Wednesday, July 26, 2017

sparkly hearing aids



The pink sparkly hearing aids are in!

Madeleine is drawn to jewelry, so the good news is, I think she thinks they're jewelry, so she hasn't been messing with them. Win.

But the reality...

Madeleine has a profound hearing loss.  Normal hearing is measured from 0-25 decibels. M cannot hear sounds above 80 decibels, putting her at a profound loss. Not to pop anyone's bubble, but these hearing aids don't help her much (on the surface).

Why go to the trouble of getting hearing aids?

1 - It's required by insurance. We have to prove to insurance that even though her sedated hearing exam shows she has a profound hearing loss, that hearing aids won't help.

2 - Even though the hearing aids may not help her distinguish sounds, the hearing aids may help stimulate her nerves and essentially help her body get used to the idea of sounds, if that makes sense.

3 - If she medically qualifies for cochlear implants, this is good practice for putting something on or in her head and learning not to mess with it!

So what are our next steps?

1 - M's hearing aid trial is fast tracked due to her age and circumstances.  While we know she's a smart little girl, she needs a full language - whether that's verbal or through sign language - to really thrive.  So we will go back to the audiologist in one month to see how she's doing with the hearing aids.  We'll most likely report back that we haven't noticed any changes.  Or maybe we will.  Who knows.  And then we go back two more times to see to check that little box for insurance.

2 - In theory we know that she qualifies for cochlear implants, however we don't yet know if she medically qualifies.  We don't know too much about her history before she became ours, and we don't know what the inside of her ear looks like and how it functions.  Typically at some point during this hearing aid trial, we would get an MRI scheduled, however I'm going to push to do that sooner rather than later.  The only reason to get the hearing aids is to get the cochlear implants.  If she doesn't qualify for the cochlear implants, then there's no need to mess with hearing aids for the next few months -- and we can move on with her education in a different direction.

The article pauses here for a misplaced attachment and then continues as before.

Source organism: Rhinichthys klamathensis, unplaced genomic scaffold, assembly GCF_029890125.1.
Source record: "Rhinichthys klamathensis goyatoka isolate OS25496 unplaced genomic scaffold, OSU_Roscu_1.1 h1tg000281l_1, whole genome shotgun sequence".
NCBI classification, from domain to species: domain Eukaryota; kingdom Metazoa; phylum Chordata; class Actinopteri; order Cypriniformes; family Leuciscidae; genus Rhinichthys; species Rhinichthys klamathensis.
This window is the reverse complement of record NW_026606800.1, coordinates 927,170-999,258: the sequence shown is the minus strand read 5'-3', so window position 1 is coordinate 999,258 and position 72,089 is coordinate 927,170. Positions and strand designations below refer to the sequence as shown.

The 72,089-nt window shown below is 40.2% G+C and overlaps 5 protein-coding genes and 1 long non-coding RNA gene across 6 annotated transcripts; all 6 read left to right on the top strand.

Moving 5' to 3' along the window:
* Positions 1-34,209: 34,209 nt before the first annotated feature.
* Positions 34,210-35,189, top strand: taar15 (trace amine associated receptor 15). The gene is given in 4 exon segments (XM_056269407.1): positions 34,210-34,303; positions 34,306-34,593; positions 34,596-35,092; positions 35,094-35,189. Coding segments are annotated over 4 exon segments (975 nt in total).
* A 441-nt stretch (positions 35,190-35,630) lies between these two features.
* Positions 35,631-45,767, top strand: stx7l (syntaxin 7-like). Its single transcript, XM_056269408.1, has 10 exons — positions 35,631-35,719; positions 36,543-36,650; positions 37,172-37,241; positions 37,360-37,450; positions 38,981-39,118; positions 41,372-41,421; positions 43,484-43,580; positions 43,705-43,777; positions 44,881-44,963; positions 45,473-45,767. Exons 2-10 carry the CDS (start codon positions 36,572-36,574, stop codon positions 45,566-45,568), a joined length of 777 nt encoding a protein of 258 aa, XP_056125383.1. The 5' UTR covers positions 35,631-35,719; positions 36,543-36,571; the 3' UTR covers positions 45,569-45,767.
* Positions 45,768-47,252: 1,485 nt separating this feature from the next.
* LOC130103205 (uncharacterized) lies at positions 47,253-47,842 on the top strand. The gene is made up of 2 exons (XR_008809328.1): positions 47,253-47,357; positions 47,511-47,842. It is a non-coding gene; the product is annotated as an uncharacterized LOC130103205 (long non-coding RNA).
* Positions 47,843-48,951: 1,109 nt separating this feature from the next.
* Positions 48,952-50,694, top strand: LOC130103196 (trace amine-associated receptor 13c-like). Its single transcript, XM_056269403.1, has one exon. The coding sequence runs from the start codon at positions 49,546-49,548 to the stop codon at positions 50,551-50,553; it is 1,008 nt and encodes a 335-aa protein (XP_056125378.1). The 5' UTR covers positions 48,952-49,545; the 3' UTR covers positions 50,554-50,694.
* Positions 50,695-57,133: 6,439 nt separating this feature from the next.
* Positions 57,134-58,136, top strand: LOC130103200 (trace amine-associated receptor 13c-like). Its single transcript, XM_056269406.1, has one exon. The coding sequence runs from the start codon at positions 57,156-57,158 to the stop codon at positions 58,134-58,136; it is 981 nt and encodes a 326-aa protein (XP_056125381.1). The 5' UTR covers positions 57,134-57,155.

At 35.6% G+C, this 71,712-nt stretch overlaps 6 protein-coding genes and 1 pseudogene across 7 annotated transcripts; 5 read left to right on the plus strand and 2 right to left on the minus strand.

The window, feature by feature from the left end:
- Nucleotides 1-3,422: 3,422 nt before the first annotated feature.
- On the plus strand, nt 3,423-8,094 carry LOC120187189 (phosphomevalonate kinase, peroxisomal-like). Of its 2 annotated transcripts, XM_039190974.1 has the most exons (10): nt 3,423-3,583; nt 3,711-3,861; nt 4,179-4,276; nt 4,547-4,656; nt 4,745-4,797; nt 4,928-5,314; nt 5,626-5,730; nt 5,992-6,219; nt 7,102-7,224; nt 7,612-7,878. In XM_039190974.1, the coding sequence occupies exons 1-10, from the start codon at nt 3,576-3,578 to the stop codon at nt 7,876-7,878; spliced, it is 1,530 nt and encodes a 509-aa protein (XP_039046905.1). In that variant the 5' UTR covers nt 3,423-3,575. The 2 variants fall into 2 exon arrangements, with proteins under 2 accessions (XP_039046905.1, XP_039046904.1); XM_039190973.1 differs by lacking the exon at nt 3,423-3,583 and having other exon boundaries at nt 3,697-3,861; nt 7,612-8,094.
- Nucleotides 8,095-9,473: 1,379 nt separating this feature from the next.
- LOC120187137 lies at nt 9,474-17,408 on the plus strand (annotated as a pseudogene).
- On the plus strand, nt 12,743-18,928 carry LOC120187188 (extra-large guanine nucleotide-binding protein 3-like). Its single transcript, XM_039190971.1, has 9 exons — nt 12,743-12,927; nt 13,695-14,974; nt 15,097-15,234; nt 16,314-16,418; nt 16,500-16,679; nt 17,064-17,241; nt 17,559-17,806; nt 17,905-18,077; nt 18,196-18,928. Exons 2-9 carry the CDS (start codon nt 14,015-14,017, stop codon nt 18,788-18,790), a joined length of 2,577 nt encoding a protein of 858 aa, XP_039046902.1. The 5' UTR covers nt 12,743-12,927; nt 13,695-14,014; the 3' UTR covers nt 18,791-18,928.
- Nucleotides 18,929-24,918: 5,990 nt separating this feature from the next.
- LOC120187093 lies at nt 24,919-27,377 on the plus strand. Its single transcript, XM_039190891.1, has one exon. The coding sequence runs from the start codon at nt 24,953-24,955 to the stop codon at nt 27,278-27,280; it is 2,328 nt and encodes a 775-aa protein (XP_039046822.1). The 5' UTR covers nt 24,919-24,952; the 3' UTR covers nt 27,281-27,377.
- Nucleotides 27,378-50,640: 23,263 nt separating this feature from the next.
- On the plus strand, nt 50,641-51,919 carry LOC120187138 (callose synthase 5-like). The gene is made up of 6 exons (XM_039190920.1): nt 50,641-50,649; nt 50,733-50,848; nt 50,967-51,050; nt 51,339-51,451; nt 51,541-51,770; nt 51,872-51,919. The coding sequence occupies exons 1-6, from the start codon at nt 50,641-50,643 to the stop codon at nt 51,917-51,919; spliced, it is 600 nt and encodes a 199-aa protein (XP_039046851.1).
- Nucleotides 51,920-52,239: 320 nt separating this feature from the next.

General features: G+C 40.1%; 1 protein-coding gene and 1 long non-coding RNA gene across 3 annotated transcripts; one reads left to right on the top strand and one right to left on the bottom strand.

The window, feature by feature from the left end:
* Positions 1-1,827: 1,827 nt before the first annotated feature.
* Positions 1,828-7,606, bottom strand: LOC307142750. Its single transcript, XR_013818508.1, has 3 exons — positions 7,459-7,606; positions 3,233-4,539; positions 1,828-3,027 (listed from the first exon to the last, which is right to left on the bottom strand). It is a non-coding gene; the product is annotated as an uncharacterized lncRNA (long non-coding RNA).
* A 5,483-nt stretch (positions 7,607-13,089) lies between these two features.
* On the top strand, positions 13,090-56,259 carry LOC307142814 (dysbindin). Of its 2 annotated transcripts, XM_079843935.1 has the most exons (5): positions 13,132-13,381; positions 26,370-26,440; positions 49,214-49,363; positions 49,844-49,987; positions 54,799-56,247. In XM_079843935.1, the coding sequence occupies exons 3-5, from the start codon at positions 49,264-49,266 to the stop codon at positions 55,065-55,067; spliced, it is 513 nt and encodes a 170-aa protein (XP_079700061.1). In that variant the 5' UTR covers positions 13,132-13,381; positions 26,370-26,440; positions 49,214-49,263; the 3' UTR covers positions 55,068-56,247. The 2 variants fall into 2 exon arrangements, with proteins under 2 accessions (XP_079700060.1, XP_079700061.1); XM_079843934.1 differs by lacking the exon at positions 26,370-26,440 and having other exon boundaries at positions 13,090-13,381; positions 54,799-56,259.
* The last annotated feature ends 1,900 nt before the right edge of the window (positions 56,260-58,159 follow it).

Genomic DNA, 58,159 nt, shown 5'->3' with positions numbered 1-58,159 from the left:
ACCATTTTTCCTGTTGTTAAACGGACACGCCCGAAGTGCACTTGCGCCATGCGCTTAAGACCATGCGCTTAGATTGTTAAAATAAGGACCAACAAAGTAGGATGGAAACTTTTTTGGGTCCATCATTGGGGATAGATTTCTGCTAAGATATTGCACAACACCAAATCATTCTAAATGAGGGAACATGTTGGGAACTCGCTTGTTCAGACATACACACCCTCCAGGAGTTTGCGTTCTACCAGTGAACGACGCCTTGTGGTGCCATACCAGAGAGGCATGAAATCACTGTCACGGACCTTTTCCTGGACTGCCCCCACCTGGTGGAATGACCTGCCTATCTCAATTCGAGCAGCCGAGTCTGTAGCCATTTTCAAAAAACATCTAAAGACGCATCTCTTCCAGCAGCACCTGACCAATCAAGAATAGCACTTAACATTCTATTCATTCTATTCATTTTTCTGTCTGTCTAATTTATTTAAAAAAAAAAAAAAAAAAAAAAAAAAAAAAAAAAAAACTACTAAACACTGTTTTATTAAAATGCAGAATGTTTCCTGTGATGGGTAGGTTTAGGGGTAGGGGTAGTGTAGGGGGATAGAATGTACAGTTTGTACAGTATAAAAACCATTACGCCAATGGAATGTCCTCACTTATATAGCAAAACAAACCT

3 - We have to switch up her language therapy.  It's unfortunately been a good lesson in government.  (I'll spare you the reasons why I believe in limited government.....#libertarian.)

4 - We continue to learn sign language.  Madeleine has mastered the following:
  • No
  • All done
  • More
  • Food
  • Drink
  • Cheese
  • Cookie
  • Bed
  • Good job
  • Please
  • Thank You
  • Bird
  • Penguin
We've taught her so many more, but she doesn't use them consistently enough to really say she's "mastered" the words.

Plus it's kind of difficult teaching your child sign language when you don't know it that well yourself.  Here's how this goes:  While we're playing, I try to pull out her Little People animals to teach her what they are.  I pull up my app to play the video.  If the app doesn't have it, then I have to google it.  Then I play the video about three times to master it myself.  Maybe another three times, if it's complicated or if it's a word you have to spell out.  And then turns out she's a toddler with a super short attention span, and she's already moved on to playing with blocks.

-----

So. Many. Words.

Apologies for the long update.  Hope you all made it through, and hope this explained some of what's going on. Thanks for the continued encouragement and prayers!

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